In an African nation that has long been embattled, an international group of conservationists is struggling to save a diverse and irreplaceable park.
The Upemba National Park in the Democratic Republic of Congo was once a tourist magnet. It provided a sanctuary to a number of animal species, from pachyderms to amphibians. The park’s boundaries encompassed several unique and thriving bioregions, including Savannah plateau and Miombo woodlands. And it had strong infrastructure with a staff willing and able to support it.
But in 2004, a Mai-Mai Militia group swept into the Upemba National Park headquarters, destroying the park’s infrastructure and murdering seven people, including park rangers and the wife of the park warden.
Since then, The Upemba National Park, and its neighbor the Kundelungu National Park, have suffered from neglect and a lack of funding. At its creation in 1939 (it is the second-oldest national park in the world), the boundaries of the Upemba covered a surface area of 17,730 squared kilometers. Today, those boundaries have shrunk to a surface area of 10,000 square kilometers. The animal population has dwindled over the years, the result of poaching, political instability and violence.
According to a blog entry by Robert Muir, a member of Frankfurt Zoological Society, the park today is a mere ghost of its former self.
“To paraphrase a colleague here, it’s a miracle that these abandoned rangers continue to find the courage to carry on protecting what is left of this park,” he wrote. “The overall sense one has is that this park has been forgotten and neglected in time and space.”
But throughout this spring and summer, conservationist groups from the EU, along with the Congolese Wildlife Authority (ICCN), members from the Upemba and Kundelungu National Parks, and coservationists from the US, will set in motion the first internationally sponsored rehabilitation project for the Upemba and neighboring Kundelungu.
Spearheading the project is the Frankfurt Zoological Society, out of Frankfurt Germany, which has been involved in dozens of rehabilitation projects throughout Africa. They will work closely with the Congolese Wildlife Authority to establish a number of long and short-term goals.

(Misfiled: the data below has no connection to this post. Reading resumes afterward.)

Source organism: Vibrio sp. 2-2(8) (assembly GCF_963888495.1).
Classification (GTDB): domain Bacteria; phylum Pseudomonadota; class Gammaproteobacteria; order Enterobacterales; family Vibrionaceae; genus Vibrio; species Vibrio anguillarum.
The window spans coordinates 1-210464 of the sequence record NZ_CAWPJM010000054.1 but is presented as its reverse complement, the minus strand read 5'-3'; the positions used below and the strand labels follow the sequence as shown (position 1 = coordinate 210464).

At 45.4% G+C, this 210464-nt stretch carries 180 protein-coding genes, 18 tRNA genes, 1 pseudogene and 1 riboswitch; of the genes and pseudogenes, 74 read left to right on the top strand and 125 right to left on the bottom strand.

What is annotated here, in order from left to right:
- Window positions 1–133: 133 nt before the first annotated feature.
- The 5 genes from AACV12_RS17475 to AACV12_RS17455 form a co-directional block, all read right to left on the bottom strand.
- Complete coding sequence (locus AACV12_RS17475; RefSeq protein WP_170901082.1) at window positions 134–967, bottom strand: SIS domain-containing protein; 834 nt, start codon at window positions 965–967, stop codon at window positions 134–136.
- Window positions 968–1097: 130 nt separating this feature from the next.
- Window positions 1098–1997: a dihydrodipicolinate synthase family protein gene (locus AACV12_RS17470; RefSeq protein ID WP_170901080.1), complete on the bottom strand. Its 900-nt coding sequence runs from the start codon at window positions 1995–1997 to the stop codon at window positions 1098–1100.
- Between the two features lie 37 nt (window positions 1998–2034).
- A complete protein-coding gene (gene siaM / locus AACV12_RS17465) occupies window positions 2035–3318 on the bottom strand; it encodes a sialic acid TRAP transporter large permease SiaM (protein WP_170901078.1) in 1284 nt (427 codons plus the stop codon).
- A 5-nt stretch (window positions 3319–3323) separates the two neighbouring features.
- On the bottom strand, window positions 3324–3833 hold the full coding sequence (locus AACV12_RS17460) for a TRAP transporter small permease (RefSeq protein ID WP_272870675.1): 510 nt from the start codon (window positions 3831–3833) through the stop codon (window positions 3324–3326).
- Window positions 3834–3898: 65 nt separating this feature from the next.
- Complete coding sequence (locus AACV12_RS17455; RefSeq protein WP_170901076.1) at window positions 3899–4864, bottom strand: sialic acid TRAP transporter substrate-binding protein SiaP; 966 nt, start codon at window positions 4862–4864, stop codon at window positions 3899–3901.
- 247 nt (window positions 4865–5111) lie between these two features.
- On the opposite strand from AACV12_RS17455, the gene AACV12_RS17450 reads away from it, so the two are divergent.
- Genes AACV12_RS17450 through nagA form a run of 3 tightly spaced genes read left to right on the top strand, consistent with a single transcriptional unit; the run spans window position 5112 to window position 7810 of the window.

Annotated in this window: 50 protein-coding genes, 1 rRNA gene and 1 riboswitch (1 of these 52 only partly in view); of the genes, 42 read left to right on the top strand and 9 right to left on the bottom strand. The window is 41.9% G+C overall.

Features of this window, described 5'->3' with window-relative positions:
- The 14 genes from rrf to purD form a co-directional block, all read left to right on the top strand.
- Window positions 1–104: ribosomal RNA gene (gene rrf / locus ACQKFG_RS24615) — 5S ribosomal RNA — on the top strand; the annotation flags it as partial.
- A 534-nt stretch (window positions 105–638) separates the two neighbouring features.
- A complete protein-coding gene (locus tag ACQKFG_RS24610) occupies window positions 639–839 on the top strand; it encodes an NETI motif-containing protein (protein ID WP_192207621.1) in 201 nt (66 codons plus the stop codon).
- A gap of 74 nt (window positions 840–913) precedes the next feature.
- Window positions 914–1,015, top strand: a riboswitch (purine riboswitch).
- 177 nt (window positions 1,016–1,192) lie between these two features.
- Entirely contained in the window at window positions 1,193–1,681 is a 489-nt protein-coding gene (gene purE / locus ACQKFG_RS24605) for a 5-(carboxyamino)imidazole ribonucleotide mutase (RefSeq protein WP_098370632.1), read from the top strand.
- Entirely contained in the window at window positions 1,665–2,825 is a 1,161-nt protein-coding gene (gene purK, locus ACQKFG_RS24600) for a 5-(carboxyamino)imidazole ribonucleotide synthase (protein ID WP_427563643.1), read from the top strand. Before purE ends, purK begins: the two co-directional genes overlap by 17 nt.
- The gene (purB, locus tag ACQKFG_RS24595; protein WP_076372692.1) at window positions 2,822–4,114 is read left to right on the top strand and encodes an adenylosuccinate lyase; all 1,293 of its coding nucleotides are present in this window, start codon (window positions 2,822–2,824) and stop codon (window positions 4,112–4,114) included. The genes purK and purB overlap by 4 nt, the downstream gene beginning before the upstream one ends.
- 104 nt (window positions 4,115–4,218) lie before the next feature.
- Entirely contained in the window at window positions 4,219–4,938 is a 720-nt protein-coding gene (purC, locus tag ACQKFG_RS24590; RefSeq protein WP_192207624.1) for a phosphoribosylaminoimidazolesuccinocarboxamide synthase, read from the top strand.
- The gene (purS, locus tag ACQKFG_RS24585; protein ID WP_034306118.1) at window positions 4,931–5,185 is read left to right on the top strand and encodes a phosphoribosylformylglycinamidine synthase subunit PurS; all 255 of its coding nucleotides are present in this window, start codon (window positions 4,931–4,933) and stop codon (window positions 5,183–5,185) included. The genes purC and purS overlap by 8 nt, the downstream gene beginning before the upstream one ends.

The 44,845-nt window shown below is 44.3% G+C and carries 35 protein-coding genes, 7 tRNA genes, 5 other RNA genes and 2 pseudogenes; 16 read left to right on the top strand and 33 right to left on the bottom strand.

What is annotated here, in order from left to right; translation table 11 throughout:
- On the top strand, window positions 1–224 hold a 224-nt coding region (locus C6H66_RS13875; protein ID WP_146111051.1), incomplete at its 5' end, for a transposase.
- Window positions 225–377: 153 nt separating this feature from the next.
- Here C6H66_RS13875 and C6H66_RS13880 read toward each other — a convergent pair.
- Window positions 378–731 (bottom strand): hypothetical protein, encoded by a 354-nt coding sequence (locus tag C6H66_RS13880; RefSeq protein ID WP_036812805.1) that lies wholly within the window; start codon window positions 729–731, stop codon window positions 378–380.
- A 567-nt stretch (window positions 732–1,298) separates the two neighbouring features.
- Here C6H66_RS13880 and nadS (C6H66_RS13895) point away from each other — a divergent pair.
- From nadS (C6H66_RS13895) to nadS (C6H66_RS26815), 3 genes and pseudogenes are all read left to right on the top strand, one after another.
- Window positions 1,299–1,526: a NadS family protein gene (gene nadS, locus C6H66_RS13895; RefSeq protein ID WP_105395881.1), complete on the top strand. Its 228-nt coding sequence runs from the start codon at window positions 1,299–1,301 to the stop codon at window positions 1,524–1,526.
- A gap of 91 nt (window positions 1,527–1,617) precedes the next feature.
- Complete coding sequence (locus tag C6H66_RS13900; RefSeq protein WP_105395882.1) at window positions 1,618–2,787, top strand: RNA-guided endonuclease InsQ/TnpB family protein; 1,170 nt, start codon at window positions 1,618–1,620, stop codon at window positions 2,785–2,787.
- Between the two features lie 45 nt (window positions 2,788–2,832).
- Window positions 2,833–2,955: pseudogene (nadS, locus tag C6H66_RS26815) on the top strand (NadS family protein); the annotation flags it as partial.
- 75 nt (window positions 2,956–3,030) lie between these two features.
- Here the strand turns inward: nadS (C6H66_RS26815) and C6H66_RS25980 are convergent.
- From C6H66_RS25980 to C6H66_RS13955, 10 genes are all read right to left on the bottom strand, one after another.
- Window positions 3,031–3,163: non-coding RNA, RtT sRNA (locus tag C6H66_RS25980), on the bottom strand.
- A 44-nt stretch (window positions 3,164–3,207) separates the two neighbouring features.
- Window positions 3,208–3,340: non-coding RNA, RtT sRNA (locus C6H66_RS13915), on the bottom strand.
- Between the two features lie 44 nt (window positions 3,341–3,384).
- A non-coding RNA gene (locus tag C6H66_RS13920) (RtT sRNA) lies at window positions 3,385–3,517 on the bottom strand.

According to the project page, the goals are as follows:
- Rebuild critical park infrastructure
- Provide anti-poaching training and field equipment for park rangers
- Reintroduce wildlife into newly secured areas within the park – target date of 15 May 2012, Upemba’s 73rd Anniversary
- Support to community development and education
- Develop tourism
Robert Ford and Michael McBride, American conservationists, have traveled to the DRC to work as consultants for the expedition. Both men have worked for decades to conserve national parks, spanning from Alaska to the African veldt.
According to McBride’s blog posts, which are posted periodically on the National Geographic blog, the teams met several times in April and began drafting a comprehensive master-development plan.
The project will focus on the animals. For example, the last remaining zebra in the DRC still live in the park. In addition, the last remaining elephants in the province of Katanga currently reside just outside the northern park boundaries. The project hopes to revitalize the zebra population, making the park a final bastion. It also plans to reintroduce the elephant population into the safe haven of the park.
Going beyond that, the team recognizes that the DRC is a highly impoverished country and so will work to build schools and dispensaries within the park, all with the end-goal of nurturing a harmonious relationship between animals and people.
Yet the group faces many difficulties, especially as the country continues to pivot toward violence. A dispatch from the Frankfurt Zoological Society dated June 20, for example, described how the staff was evacuated from Virunga National Park, a nature preserve located nearby in the DRC. They took this measure due to the “widespread violence and conflict in and around the park.”
While McBride’s most recent update from the field mentioned nothing of the neighboring violence, the news from Virunga–the oldest National Park in the world–is a reminder of the Upemba’s precarity.
There is a lot at stake, but the rangers and the FZS participants are committed and funded for the next two years.
“Imagine a day when rhinos, lions, elephants and zebras once again roam the grassy savannahs of Upemba,” Muir wrote in the blog post.
More updates and photos can be found at Robert Ford’s blog.
Photo: Zebra dash across a Savannah in the Upemba National Park, the last remaining Zebra in the DRC. Photo Credit: Upemba National Park Coservation Project, Frankfurt Zoological Society.